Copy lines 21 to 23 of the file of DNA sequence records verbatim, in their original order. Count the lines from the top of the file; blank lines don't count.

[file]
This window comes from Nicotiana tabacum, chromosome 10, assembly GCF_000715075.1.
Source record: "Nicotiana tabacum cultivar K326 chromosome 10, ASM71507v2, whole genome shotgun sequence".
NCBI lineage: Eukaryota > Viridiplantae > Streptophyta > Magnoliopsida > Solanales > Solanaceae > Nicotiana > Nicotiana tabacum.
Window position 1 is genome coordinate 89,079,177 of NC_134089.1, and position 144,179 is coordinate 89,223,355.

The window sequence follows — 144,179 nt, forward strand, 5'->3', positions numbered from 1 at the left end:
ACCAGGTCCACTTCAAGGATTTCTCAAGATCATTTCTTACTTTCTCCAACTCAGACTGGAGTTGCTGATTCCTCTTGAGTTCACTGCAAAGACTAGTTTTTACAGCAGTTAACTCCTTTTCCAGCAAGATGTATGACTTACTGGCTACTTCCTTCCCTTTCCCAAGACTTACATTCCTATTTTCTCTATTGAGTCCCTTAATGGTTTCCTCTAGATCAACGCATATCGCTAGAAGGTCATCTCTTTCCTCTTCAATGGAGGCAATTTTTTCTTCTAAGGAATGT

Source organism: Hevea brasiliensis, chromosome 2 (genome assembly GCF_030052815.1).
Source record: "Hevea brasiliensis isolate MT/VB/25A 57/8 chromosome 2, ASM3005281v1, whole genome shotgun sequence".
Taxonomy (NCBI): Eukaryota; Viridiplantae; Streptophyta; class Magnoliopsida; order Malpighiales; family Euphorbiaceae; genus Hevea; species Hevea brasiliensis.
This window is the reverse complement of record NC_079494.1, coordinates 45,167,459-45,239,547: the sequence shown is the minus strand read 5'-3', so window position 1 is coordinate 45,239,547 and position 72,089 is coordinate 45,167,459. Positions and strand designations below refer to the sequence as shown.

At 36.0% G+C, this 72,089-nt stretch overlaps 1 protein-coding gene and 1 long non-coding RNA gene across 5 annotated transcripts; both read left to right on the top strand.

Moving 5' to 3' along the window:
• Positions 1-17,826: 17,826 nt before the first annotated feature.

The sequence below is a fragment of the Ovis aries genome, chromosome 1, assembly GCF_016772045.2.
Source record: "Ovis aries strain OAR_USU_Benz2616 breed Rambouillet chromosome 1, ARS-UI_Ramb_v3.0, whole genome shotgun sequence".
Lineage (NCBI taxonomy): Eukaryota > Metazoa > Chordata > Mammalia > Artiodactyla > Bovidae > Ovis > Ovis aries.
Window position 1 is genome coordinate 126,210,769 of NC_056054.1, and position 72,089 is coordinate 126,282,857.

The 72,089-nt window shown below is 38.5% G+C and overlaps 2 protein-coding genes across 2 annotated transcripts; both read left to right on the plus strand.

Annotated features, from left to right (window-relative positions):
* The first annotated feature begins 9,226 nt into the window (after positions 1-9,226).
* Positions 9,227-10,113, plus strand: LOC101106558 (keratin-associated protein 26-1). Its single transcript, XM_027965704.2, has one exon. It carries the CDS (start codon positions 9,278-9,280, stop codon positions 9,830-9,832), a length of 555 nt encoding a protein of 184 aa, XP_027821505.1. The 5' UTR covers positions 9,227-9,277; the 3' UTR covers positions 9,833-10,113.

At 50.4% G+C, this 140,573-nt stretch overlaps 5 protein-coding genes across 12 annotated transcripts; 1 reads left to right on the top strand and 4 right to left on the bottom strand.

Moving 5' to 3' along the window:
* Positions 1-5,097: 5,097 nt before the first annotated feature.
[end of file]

* Positions 9,227-10,113, plus strand: LOC101106558 (keratin-associated protein 26-1). Its single transcript, XM_027965704.2, has one exon. It carries the CDS (start codon positions 9,278-9,280, stop codon positions 9,830-9,832), a length of 555 nt encoding a protein of 184 aa, XP_027821505.1. The 5' UTR covers positions 9,227-9,277; the 3' UTR covers positions 9,833-10,113.

At 50.4% G+C, this 140,573-nt stretch overlaps 5 protein-coding genes across 12 annotated transcripts; 1 reads left to right on the top strand and 4 right to left on the bottom strand.

Moving 5' to 3' along the window: